This is really a two part answer. First as a buyer, you’ll need to know how much you can afford and comfortably spend. This ensures your financial costs are understood before beginning to shopping for the right fit home. Secondly, all sellers are going to review their offers and want to vett the buyers ability to actually close. Many offers without pre-approval letters won’t even be accepted by seller.
All good agents should have a resource of reputable lenders for you to interview and compare costs. The lenders will need some basic financial information to start the process. Each lender will give you a specific list and the process starts with a quick, 10 min phone call or online application. The lender will need to check your credit rating and remember this is a time to be careful with your finances. Don’t quit your job or make large purchases during this time as the lender will need to verify your debt to income ratio and this could impact it.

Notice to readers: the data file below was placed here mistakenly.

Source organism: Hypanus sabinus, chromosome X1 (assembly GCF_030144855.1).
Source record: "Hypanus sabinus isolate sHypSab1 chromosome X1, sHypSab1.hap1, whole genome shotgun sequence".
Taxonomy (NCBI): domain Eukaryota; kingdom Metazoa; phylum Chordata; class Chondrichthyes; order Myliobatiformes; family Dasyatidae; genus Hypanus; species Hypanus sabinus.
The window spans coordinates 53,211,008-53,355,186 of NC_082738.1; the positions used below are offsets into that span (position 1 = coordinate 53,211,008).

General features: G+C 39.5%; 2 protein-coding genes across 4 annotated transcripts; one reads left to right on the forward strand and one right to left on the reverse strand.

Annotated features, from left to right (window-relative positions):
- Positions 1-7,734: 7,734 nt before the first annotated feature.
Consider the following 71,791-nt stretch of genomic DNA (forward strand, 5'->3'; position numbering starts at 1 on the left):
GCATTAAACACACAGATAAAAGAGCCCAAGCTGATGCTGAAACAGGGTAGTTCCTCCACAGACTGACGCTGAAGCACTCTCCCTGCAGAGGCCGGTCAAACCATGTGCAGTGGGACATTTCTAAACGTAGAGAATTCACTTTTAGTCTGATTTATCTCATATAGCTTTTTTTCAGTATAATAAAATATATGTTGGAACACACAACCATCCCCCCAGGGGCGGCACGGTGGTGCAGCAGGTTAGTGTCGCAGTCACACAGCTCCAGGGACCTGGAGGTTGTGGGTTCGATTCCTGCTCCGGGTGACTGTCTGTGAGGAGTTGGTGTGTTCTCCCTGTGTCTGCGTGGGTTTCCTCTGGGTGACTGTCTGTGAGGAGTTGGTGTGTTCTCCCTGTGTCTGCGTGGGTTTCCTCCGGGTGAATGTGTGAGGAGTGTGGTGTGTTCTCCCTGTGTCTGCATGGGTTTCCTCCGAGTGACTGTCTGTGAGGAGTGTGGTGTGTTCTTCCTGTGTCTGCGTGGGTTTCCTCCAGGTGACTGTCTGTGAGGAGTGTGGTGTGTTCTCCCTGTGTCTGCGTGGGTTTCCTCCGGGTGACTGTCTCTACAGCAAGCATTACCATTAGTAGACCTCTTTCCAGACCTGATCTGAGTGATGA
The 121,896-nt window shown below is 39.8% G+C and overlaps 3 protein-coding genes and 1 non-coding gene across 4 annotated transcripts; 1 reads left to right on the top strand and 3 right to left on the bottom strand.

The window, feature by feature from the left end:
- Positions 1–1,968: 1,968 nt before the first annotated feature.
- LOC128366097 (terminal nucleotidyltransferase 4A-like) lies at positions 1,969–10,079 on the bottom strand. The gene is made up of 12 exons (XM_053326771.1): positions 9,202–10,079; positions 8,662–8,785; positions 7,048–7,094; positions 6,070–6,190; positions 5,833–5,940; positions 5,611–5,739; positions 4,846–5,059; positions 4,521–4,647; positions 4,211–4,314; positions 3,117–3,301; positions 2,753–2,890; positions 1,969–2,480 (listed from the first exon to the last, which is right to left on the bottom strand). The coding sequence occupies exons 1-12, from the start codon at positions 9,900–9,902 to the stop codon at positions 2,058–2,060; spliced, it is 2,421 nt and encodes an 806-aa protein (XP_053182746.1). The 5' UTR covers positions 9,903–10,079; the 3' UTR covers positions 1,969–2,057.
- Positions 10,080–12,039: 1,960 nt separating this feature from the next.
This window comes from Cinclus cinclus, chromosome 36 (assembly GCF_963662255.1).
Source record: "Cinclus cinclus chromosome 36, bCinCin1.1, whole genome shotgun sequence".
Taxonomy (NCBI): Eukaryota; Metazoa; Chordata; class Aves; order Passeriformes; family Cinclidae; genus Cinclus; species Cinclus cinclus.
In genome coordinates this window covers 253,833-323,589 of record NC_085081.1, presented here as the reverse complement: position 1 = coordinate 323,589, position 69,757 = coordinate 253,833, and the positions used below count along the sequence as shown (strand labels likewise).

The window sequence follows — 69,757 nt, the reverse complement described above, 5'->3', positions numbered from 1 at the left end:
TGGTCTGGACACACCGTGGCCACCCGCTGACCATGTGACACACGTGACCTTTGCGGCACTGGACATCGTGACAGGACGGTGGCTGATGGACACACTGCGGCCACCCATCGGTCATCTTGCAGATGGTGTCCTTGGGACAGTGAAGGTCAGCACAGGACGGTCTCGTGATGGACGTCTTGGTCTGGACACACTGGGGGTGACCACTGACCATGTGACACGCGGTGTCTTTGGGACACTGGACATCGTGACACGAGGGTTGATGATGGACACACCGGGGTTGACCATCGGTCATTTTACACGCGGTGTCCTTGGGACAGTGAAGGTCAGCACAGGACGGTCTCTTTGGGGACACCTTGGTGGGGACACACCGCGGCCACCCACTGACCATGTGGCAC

Agents are educated to look out for their clients best interests throughout the home buying process. There are many pitfalls that can easily be avoided with an experienced realtor. From negotiating the best price, to protecting your earnest money throughout deadlines, to inspections/repairs, and clear title transfer, a great agent can alleviate much of the stress when purchasing a home.
Most of the time, the buyer agent’s commission is already established when a home is listed on the MLS and will be paid for by the seller.
Earnest Money is an amount of money a buyer puts down to submit with an offer. In order for a contract to become legally binding, the agreement requires consideration, or in other words earnest money. For a strong offer, we usually recommend at least 1% of the purchase price. The earnest money is held either at the Buyer Agent’s brokerage or a title company. Earnest money can be refundable or non refundable depending on the contract terms and deadlines, this is another reason having a good agent watch out for your interests. At closing, earnest money will be credited toward the Buyer’s closing costs or downpayment.
Once a buyer is under contract, they usually have about 2 weeks to perform any inspections on a home that they deem necessary and at their cost. We usually recommend a buyer have an inspection performed by a licensed inspector during the due diligence period. The inspector will alert you to any potential problems that you may want to have investigated further. Once inspections are completed, the repair negotiation process begins.